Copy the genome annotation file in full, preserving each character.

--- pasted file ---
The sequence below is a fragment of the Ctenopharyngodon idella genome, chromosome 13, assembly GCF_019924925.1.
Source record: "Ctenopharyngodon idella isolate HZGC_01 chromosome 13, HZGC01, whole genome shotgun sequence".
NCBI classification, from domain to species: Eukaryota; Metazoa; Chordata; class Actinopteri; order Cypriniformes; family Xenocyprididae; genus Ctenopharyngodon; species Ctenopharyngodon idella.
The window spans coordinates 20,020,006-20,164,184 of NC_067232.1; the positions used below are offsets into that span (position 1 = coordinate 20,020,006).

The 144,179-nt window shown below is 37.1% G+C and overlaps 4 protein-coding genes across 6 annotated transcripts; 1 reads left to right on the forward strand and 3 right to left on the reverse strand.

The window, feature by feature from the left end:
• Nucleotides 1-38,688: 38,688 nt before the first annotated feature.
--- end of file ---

The sequence below is a fragment of the Ctenopharyngodon idella genome, chromosome 13, assembly GCF_019924925.1.
Source record: "Ctenopharyngodon idella isolate HZGC_01 chromosome 13, HZGC01, whole genome shotgun sequence".
NCBI classification, from domain to species: Eukaryota; Metazoa; Chordata; class Actinopteri; order Cypriniformes; family Xenocyprididae; genus Ctenopharyngodon; species Ctenopharyngodon idella.
The window spans coordinates 20,020,006-20,164,184 of NC_067232.1; the positions used below are offsets into that span (position 1 = coordinate 20,020,006).

The 144,179-nt window shown below is 37.1% G+C and overlaps 4 protein-coding genes across 6 annotated transcripts; 1 reads left to right on the forward strand and 3 right to left on the reverse strand.

The window, feature by feature from the left end:
• Nucleotides 1-38,688: 38,688 nt before the first annotated feature.